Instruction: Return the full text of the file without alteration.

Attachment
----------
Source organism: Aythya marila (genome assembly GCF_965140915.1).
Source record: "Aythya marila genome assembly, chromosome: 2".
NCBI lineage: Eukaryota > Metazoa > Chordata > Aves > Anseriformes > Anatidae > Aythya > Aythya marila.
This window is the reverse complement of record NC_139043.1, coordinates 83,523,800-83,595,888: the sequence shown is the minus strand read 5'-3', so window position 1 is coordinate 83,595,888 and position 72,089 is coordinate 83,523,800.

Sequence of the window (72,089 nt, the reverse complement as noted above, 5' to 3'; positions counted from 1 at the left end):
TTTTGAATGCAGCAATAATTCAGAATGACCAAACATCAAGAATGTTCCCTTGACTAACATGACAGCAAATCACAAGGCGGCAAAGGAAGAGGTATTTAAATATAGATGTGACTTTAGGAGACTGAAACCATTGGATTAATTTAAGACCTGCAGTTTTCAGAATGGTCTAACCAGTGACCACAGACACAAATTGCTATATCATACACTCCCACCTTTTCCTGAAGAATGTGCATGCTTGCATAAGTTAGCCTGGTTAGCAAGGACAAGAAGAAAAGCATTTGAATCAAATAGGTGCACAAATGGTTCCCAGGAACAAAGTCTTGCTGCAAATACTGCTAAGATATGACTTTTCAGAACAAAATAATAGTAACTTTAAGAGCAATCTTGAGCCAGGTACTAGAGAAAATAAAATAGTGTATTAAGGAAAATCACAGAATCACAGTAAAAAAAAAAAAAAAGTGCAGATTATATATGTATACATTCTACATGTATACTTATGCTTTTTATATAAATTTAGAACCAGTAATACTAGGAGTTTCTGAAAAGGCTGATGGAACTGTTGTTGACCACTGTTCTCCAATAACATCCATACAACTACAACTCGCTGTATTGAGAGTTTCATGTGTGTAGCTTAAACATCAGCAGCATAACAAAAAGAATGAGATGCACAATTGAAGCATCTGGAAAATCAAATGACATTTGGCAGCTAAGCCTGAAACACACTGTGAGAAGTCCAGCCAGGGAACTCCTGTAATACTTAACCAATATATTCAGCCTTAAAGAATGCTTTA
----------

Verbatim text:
Source organism: Aythya marila (genome assembly GCF_965140915.1).
Source record: "Aythya marila genome assembly, chromosome: 2".
NCBI lineage: Eukaryota > Metazoa > Chordata > Aves > Anseriformes > Anatidae > Aythya > Aythya marila.
This window is the reverse complement of record NC_139043.1, coordinates 83,523,800-83,595,888: the sequence shown is the minus strand read 5'-3', so window position 1 is coordinate 83,595,888 and position 72,089 is coordinate 83,523,800.

Sequence of the window (72,089 nt, the reverse complement as noted above, 5' to 3'; positions counted from 1 at the left end):
TTTTGAATGCAGCAATAATTCAGAATGACCAAACATCAAGAATGTTCCCTTGACTAACATGACAGCAAATCACAAGGCGGCAAAGGAAGAGGTATTTAAATATAGATGTGACTTTAGGAGACTGAAACCATTGGATTAATTTAAGACCTGCAGTTTTCAGAATGGTCTAACCAGTGACCACAGACACAAATTGCTATATCATACACTCCCACCTTTTCCTGAAGAATGTGCATGCTTGCATAAGTTAGCCTGGTTAGCAAGGACAAGAAGAAAAGCATTTGAATCAAATAGGTGCACAAATGGTTCCCAGGAACAAAGTCTTGCTGCAAATACTGCTAAGATATGACTTTTCAGAACAAAATAATAGTAACTTTAAGAGCAATCTTGAGCCAGGTACTAGAGAAAATAAAATAGTGTATTAAGGAAAATCACAGAATCACAGTAAAAAAAAAAAAAAAGTGCAGATTATATATGTATACATTCTACATGTATACTTATGCTTTTTATATAAATTTAGAACCAGTAATACTAGGAGTTTCTGAAAAGGCTGATGGAACTGTTGTTGACCACTGTTCTCCAATAACATCCATACAACTACAACTCGCTGTATTGAGAGTTTCATGTGTGTAGCTTAAACATCAGCAGCATAACAAAAAGAATGAGATGCACAATTGAAGCATCTGGAAAATCAAATGACATTTGGCAGCTAAGCCTGAAACACACTGTGAGAAGTCCAGCCAGGGAACTCCTGTAATACTTAACCAATATATTCAGCCTTAAAGAATGCTTTA